My nook arrived from Barnes and Noble on Wednesday. I did actually have my husband take pictures of the unboxing, but after looking at them, they’re dull even to me, so I’ll spare you. The thing came well padded and packaged in this hard plastic case thing that actually had instructions (that were necessary) on how to get it out. So I follow all instructions, pull stuff out, plug it up to charge, and look for the instruction manual to read while I’m waiting.
Naturally, the manual is on the actual nook, which annoyed me, as I like having a paper manual with an index to check out while I wait for crap to charge. I’m a contradiction like that.
Then I figured out that I can still turn it on and play while it’s charging, so I booted it up, got it registered, got it set up on my home wireless network, then I set about starting the Fictionwise club membership Pot bought me for Christmas. My first purchases from my wishlist on there were:
- The Devil Inside by Jenna Black
- The Demon’s Librarian by Lilith Saintcrow
- Halfway to the Grave by Jeaniene Frost
After a few minutes of struggle (because I hadn’t found the preloaded instruction manual yet), I figured out that I could use Adobe Digital Editions to load these onto the nook (it does not come with any kind of proprietary software). Because these were not purchased from Barnes and Noble, they actually show up under a different section. Under My Library you have both your Barnes and Noble library and then a section called My Documents. This is where all the non-B&N material goes. Then it’s a matter of using the nav buttons on the bottom screen to pick what you want to read.
So my initial observations of reading on the nook:
- eInk technology is weird. It really does look very much like paper. Even though I knew in my head that this thing wasn’t backlit, I really had no concept of what it would look like. I think I was still envisioning something like a laptop or iphone screen. Not so. You do actually have to have decent reading light to read it. But that’s not a bad thing, I don’t think.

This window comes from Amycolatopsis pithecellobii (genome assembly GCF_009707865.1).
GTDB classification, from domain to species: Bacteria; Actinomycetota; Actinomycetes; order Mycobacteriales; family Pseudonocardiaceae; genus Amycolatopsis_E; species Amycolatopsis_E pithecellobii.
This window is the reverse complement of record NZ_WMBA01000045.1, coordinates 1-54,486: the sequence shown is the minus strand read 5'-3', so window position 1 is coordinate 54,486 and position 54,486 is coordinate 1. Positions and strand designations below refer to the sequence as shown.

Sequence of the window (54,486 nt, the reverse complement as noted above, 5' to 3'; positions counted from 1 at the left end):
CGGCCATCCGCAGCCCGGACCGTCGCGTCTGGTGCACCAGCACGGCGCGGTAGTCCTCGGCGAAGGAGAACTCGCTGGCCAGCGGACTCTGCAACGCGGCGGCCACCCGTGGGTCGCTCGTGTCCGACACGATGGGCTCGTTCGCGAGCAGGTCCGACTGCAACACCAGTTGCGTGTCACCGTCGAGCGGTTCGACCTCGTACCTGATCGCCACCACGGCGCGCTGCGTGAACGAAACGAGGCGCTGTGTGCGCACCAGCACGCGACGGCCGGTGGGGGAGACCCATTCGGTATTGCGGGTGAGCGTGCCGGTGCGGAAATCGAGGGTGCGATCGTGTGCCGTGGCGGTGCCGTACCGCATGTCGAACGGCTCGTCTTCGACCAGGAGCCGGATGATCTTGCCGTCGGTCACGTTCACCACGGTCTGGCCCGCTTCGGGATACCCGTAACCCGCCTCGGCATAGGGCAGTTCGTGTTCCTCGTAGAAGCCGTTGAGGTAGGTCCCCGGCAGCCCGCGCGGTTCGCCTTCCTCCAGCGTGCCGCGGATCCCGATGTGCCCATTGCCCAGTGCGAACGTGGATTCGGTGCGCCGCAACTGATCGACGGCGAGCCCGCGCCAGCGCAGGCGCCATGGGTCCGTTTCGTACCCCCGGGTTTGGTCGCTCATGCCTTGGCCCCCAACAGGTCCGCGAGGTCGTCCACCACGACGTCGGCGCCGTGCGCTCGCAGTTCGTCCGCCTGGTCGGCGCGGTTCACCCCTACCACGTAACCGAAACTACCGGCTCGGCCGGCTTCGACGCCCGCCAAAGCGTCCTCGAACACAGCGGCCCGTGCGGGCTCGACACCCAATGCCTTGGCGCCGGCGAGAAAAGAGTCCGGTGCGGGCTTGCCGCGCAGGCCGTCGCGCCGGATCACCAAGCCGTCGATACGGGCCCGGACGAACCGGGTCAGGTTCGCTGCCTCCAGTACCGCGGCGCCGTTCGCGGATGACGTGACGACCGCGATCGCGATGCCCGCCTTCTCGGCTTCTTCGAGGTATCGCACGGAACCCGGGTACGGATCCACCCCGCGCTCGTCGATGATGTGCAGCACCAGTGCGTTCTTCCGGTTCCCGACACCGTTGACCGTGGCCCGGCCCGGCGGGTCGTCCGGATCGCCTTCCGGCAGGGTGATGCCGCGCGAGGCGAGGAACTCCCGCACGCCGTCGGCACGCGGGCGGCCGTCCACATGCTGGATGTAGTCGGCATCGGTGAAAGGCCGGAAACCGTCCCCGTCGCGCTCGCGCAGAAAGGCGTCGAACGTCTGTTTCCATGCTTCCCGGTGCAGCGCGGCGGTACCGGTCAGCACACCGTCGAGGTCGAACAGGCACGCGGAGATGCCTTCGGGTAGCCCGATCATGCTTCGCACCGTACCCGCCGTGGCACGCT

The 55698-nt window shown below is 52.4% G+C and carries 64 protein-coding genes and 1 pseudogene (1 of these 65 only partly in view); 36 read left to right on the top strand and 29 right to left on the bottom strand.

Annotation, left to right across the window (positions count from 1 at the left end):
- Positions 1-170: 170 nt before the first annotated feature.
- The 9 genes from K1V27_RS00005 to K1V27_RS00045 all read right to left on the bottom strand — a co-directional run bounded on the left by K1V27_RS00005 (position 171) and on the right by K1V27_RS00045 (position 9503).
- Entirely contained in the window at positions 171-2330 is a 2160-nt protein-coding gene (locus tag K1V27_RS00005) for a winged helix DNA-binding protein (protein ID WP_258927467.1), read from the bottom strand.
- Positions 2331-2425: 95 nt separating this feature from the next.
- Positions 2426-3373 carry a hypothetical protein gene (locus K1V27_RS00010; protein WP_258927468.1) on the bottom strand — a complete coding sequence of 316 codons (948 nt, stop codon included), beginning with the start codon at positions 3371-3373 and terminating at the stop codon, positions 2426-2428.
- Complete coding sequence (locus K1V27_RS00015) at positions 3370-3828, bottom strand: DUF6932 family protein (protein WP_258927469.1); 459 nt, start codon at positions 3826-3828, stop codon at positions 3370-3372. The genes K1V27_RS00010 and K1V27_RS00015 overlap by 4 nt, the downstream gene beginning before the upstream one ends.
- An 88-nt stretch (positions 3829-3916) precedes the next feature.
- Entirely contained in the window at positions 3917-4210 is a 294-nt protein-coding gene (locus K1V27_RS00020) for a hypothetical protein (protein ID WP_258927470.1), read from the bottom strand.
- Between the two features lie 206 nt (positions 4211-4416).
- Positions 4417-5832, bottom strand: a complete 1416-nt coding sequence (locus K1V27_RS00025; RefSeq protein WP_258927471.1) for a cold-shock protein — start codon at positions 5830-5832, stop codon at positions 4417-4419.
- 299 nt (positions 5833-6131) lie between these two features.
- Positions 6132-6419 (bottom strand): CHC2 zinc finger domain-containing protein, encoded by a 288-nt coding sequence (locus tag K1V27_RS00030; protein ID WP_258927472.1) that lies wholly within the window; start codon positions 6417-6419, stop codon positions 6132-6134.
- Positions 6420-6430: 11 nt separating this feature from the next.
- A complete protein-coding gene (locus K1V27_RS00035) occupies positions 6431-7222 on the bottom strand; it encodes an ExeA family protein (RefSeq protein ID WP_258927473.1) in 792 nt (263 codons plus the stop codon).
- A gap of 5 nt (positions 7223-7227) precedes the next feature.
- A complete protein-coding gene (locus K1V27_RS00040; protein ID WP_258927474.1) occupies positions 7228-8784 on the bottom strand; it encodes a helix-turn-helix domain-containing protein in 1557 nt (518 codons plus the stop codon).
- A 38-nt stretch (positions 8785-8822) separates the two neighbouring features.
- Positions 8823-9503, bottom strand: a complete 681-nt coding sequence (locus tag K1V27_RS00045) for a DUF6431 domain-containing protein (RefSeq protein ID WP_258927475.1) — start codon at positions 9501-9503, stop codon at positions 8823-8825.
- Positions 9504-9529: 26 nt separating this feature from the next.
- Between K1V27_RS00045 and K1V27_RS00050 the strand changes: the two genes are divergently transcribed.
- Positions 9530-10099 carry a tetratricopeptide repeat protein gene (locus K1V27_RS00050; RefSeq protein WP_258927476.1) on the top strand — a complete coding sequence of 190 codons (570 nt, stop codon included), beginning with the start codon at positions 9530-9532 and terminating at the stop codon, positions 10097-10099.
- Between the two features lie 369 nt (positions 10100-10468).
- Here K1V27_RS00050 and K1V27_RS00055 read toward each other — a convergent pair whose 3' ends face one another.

- Page turning. You can turn pages either using the arrow buttons on the sides or swiping a finger on the bottom screen. I prefer the buttons, as the finger swipe method seems inconsistent. I prefer being able to use just one hand to hold and punch anyway, so that’s fine with me. Some people criticized the nook as having a very slow page turn. Maybe it does, but it’s about the same speed at which I could turn a physical page, so again, not a problem for me.
- Formatting. So far this is my biggest criticism of ebooks. Since ebook readers apparently do not have a standard screen size, there can’t be any truly standard formatting. So when it does its magic to put it in a font that’s legible size, it loses all the paragraph indentations. There’s usually a space between paragraphs, which is adequate, but annoying. From talking to owners of Kindles and Sony ereaders, they do the same, so this is apparently just a problem with ereaders in general. I will note that the preloaded Barnes and Noble content (Pride and Prejudice, Little Women, and Dracula) did not have this problem as, I’m sure, it was formatted specifically for the nook.